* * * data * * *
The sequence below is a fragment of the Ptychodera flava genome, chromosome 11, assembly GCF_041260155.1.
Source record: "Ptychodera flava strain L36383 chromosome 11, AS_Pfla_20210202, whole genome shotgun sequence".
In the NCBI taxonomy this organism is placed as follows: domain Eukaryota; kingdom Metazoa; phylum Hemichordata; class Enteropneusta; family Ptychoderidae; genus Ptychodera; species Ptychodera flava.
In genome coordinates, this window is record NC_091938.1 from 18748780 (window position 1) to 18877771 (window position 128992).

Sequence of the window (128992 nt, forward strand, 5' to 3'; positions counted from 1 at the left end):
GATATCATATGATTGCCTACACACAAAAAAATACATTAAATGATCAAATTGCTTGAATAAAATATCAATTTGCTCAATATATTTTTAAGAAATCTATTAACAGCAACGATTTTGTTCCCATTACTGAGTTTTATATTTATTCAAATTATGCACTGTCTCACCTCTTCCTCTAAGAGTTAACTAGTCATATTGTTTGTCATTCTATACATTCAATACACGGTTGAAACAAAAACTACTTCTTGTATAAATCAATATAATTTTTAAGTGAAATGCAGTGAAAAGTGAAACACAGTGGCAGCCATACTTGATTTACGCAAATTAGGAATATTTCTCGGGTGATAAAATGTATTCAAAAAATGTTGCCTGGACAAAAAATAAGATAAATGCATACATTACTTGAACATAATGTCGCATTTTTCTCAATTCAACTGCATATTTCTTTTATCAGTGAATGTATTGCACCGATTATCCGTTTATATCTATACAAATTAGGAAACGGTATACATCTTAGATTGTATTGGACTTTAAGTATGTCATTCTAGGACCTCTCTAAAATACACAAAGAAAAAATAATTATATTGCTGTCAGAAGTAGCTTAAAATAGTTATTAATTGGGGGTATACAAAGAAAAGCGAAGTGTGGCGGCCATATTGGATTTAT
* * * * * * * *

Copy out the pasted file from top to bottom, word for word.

The sequence below is a fragment of the Ptychodera flava genome, chromosome 11, assembly GCF_041260155.1.
Source record: "Ptychodera flava strain L36383 chromosome 11, AS_Pfla_20210202, whole genome shotgun sequence".
In the NCBI taxonomy this organism is placed as follows: domain Eukaryota; kingdom Metazoa; phylum Hemichordata; class Enteropneusta; family Ptychoderidae; genus Ptychodera; species Ptychodera flava.
In genome coordinates, this window is record NC_091938.1 from 18748780 (window position 1) to 18877771 (window position 128992).

Sequence of the window (128992 nt, forward strand, 5' to 3'; positions counted from 1 at the left end):
GATATCATATGATTGCCTACACACAAAAAAATACATTAAATGATCAAATTGCTTGAATAAAATATCAATTTGCTCAATATATTTTTAAGAAATCTATTAACAGCAACGATTTTGTTCCCATTACTGAGTTTTATATTTATTCAAATTATGCACTGTCTCACCTCTTCCTCTAAGAGTTAACTAGTCATATTGTTTGTCATTCTATACATTCAATACACGGTTGAAACAAAAACTACTTCTTGTATAAATCAATATAATTTTTAAGTGAAATGCAGTGAAAAGTGAAACACAGTGGCAGCCATACTTGATTTACGCAAATTAGGAATATTTCTCGGGTGATAAAATGTATTCAAAAAATGTTGCCTGGACAAAAAATAAGATAAATGCATACATTACTTGAACATAATGTCGCATTTTTCTCAATTCAACTGCATATTTCTTTTATCAGTGAATGTATTGCACCGATTATCCGTTTATATCTATACAAATTAGGAAACGGTATACATCTTAGATTGTATTGGACTTTAAGTATGTCATTCTAGGACCTCTCTAAAATACACAAAGAAAAAATAATTATATTGCTGTCAGAAGTAGCTTAAAATAGTTATTAATTGGGGGTATACAAAGAAAAGCGAAGTGTGGCGGCCATATTGGATTTAT